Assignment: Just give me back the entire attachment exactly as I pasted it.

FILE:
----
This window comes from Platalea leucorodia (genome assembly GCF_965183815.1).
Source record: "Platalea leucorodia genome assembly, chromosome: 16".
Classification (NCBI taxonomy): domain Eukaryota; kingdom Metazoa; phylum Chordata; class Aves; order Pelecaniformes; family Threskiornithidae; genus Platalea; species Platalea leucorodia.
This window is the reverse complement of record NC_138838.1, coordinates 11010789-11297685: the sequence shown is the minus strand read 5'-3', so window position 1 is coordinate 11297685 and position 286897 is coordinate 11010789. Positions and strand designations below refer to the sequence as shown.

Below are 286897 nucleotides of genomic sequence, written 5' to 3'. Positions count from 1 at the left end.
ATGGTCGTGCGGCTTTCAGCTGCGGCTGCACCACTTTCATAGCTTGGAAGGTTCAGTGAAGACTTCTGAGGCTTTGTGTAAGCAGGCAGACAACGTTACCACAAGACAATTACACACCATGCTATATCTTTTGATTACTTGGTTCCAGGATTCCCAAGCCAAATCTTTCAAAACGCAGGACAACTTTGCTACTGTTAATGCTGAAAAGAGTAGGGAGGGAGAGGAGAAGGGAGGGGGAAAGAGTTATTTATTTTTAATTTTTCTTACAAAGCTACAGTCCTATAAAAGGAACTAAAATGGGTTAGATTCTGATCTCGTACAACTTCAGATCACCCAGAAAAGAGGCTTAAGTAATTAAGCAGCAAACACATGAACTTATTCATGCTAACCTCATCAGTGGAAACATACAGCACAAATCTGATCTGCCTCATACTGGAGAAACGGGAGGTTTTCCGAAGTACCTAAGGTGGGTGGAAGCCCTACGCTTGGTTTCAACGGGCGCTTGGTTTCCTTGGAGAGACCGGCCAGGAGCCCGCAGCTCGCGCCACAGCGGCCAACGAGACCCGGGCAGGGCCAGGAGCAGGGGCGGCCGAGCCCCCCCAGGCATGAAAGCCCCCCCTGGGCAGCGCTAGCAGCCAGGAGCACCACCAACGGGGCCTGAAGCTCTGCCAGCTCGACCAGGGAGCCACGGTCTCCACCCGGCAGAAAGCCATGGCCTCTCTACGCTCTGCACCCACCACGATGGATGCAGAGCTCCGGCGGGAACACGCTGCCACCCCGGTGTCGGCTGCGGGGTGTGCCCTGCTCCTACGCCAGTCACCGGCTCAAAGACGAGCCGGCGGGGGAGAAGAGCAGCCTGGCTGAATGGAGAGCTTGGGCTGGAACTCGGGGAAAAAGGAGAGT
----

This window comes from Platalea leucorodia (genome assembly GCF_965183815.1).
Source record: "Platalea leucorodia genome assembly, chromosome: 16".
Classification (NCBI taxonomy): domain Eukaryota; kingdom Metazoa; phylum Chordata; class Aves; order Pelecaniformes; family Threskiornithidae; genus Platalea; species Platalea leucorodia.
This window is the reverse complement of record NC_138838.1, coordinates 11010789-11297685: the sequence shown is the minus strand read 5'-3', so window position 1 is coordinate 11297685 and position 286897 is coordinate 11010789. Positions and strand designations below refer to the sequence as shown.

Below are 286897 nucleotides of genomic sequence, written 5' to 3'. Positions count from 1 at the left end.
ATGGTCGTGCGGCTTTCAGCTGCGGCTGCACCACTTTCATAGCTTGGAAGGTTCAGTGAAGACTTCTGAGGCTTTGTGTAAGCAGGCAGACAACGTTACCACAAGACAATTACACACCATGCTATATCTTTTGATTACTTGGTTCCAGGATTCCCAAGCCAAATCTTTCAAAACGCAGGACAACTTTGCTACTGTTAATGCTGAAAAGAGTAGGGAGGGAGAGGAGAAGGGAGGGGGAAAGAGTTATTTATTTTTAATTTTTCTTACAAAGCTACAGTCCTATAAAAGGAACTAAAATGGGTTAGATTCTGATCTCGTACAACTTCAGATCACCCAGAAAAGAGGCTTAAGTAATTAAGCAGCAAACACATGAACTTATTCATGCTAACCTCATCAGTGGAAACATACAGCACAAATCTGATCTGCCTCATACTGGAGAAACGGGAGGTTTTCCGAAGTACCTAAGGTGGGTGGAAGCCCTACGCTTGGTTTCAACGGGCGCTTGGTTTCCTTGGAGAGACCGGCCAGGAGCCCGCAGCTCGCGCCACAGCGGCCAACGAGACCCGGGCAGGGCCAGGAGCAGGGGCGGCCGAGCCCCCCCAGGCATGAAAGCCCCCCCTGGGCAGCGCTAGCAGCCAGGAGCACCACCAACGGGGCCTGAAGCTCTGCCAGCTCGACCAGGGAGCCACGGTCTCCACCCGGCAGAAAGCCATGGCCTCTCTACGCTCTGCACCCACCACGATGGATGCAGAGCTCCGGCGGGAACACGCTGCCACCCCGGTGTCGGCTGCGGGGTGTGCCCTGCTCCTACGCCAGTCACCGGCTCAAAGACGAGCCGGCGGGGGAGAAGAGCAGCCTGGCTGAATGGAGAGCTTGGGCTGGAACTCGGGGAAAAAGGAGAGT